I love John Carpenter, and I love (OK, really like) the original 1960 Village of the Damned, but for some reason I never got around to seeing this before today. Maybe it's because as a former evil blond-headed creepily articulate child I thought it would hit too close to home. Or maybe I just thought a mid-90s Carpenter remake starring Kirstie Alley wouldn't be A-game Carpenter.
I'll say no more on the former point but on the latter: Ehhh, yes and no (Christie is fine, incidentally, in the little screen time she actually has). There are sequences in this that rank as some of the best, or at least the most terrifying, that Carpenter has ever done. Most of the movie's big shock scenes have to do with people being compelled by the evil blond psychic alien kids to hurt or kill themselves, and unlike in, say, The Happening, it never comes off as risible in the slightest. Watch the early scene in which we first see the kids' psychic powers in action - and the kid in question's "mother" is mesmerized into plunging her hand into a boiling-hot pot of soup. This scene is vintage Carpenter - suspenseful, scary, and masterfully executed, and overall the movie is as smartly engaging as you would expect from old JC.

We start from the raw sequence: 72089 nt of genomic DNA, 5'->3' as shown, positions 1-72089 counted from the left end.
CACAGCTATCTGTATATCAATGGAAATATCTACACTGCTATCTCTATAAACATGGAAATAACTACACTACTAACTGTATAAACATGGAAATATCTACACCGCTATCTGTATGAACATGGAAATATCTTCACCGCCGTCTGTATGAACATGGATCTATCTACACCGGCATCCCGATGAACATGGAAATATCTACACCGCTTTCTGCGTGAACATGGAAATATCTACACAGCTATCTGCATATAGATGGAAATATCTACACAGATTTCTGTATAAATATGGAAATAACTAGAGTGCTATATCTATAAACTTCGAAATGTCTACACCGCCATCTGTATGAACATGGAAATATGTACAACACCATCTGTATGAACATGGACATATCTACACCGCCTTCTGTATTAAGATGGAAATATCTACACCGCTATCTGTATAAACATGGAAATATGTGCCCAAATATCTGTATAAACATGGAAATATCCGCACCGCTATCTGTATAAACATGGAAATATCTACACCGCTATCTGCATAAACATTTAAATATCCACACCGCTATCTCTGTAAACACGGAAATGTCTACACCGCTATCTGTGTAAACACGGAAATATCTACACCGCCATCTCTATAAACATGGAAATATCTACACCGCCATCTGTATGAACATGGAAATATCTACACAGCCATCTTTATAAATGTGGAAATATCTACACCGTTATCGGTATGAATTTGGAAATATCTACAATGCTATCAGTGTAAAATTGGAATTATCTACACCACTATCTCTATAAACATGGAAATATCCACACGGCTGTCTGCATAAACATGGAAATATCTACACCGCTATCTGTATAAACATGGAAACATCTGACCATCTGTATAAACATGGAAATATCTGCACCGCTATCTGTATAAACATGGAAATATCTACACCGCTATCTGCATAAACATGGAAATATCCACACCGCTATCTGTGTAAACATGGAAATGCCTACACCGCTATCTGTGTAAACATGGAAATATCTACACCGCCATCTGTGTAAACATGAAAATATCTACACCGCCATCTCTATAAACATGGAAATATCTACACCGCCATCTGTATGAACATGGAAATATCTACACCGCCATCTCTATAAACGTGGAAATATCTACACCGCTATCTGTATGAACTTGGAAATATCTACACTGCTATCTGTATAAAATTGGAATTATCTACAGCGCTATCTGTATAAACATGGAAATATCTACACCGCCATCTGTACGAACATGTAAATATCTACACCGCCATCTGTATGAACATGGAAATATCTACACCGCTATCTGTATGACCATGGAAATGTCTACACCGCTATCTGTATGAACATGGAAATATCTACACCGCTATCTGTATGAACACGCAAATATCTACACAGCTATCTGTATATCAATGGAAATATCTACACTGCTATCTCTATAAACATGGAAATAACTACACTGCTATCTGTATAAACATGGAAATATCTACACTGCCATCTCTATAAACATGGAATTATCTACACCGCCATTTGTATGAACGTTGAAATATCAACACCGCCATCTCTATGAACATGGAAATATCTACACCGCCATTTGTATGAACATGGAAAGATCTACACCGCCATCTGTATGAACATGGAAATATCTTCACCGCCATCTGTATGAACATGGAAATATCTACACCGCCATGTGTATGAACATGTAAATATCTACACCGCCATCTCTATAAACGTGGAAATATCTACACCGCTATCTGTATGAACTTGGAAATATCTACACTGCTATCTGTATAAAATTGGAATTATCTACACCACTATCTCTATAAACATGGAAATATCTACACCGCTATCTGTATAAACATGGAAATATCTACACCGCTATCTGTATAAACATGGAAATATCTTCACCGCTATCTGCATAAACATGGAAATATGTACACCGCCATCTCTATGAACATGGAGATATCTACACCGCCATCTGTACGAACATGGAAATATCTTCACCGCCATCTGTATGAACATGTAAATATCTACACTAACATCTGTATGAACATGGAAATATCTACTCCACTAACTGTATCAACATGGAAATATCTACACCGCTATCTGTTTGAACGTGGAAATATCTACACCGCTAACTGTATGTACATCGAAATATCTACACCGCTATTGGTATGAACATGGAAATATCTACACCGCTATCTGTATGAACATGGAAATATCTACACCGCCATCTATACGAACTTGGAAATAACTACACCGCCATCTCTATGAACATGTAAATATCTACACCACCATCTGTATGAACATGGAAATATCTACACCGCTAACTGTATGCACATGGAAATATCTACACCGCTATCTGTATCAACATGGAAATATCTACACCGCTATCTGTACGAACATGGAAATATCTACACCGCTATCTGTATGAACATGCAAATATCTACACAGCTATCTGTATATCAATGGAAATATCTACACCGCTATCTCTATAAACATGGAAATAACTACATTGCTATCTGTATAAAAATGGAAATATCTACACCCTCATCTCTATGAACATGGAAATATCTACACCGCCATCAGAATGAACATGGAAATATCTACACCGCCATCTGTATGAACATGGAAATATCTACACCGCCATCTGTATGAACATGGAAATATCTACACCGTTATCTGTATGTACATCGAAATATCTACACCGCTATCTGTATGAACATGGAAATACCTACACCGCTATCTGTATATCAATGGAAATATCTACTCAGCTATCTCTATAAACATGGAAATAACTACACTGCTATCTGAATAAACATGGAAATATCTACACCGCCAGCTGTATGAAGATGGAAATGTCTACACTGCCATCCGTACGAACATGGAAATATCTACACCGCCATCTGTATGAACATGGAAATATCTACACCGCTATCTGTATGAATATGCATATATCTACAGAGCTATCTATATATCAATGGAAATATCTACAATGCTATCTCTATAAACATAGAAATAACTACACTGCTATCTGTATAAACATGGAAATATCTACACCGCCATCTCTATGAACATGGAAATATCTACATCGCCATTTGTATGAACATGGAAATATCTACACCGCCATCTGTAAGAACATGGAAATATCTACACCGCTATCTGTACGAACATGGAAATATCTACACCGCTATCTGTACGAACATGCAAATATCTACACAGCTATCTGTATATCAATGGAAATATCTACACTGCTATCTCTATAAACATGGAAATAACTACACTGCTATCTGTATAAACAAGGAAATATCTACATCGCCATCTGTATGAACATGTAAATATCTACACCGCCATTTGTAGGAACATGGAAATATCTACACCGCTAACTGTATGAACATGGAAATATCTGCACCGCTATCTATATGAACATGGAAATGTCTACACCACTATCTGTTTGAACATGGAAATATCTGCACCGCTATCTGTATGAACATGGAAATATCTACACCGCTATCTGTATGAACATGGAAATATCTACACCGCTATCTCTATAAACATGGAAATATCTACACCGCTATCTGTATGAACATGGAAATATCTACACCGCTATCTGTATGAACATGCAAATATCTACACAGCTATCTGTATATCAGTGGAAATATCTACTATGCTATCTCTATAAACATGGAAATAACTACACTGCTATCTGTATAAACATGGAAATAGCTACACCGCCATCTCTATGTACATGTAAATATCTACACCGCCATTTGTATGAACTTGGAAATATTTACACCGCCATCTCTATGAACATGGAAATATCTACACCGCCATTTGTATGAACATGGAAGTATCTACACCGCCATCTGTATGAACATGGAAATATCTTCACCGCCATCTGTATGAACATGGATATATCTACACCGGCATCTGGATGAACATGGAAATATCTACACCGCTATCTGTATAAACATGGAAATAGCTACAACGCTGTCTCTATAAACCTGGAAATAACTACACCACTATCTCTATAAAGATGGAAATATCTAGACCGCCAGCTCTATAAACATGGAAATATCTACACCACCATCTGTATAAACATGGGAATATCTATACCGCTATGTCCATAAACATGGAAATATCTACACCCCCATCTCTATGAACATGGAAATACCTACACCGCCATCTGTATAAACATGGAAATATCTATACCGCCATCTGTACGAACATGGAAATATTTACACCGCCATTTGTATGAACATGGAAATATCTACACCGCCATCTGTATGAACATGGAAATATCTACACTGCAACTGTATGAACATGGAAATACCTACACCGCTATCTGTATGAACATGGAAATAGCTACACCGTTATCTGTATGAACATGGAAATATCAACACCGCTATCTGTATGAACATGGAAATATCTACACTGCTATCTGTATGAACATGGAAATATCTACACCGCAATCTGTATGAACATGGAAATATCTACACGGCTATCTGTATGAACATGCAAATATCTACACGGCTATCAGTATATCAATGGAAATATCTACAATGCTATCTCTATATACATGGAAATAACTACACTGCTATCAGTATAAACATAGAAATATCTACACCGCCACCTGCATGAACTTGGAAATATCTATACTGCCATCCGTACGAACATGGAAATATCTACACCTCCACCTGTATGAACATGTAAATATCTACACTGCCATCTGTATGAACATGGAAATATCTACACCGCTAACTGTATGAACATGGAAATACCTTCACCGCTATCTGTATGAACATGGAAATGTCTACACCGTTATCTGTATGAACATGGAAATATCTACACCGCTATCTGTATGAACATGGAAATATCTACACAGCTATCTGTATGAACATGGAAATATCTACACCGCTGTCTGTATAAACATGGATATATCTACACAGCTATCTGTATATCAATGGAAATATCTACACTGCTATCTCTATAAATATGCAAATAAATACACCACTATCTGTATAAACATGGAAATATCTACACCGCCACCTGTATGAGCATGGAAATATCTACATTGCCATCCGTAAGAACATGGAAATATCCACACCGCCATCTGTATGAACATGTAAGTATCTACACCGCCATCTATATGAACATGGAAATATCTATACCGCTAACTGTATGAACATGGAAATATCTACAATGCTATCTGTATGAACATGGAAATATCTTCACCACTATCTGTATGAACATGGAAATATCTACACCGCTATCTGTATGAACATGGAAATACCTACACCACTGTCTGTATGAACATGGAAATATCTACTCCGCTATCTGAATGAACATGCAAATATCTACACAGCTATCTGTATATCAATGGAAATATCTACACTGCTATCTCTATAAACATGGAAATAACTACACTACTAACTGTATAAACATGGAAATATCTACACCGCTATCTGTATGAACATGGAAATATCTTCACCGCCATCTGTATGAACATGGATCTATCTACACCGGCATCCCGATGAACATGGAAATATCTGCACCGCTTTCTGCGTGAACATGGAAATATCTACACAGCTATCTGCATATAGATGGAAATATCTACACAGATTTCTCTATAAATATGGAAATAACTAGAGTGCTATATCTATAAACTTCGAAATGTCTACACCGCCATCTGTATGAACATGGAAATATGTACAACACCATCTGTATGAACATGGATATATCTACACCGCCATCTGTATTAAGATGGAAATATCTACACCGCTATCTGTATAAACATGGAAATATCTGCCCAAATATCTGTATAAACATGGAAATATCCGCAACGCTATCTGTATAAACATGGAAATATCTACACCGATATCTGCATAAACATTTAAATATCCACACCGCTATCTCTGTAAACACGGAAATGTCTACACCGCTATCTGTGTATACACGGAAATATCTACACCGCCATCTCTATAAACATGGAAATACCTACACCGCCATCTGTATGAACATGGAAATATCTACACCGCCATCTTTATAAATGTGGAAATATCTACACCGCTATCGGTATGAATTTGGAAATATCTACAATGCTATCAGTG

There are some downsides, though. I usually jump for joy when I see Carpenter's name under "music by" in the opening credits, but his score here is weirdly listless, despite being characteristically his work. And I'm sorry but the glowing-eye effect that this movie leans on so heavily is just silly. I'm surprised to see it from a Carpenter movie since he's usually so artfully restrained, and the original movie provides a pretty good template for those sequences as is. But there's no better filmmaker than John Carpenter at conveying the kind of isolation experienced by the inhabitants of the titular village.
I really want to see a movie about Buck Flower and Mark Hamill's characters just hanging out. They could have called it Village of the Hams.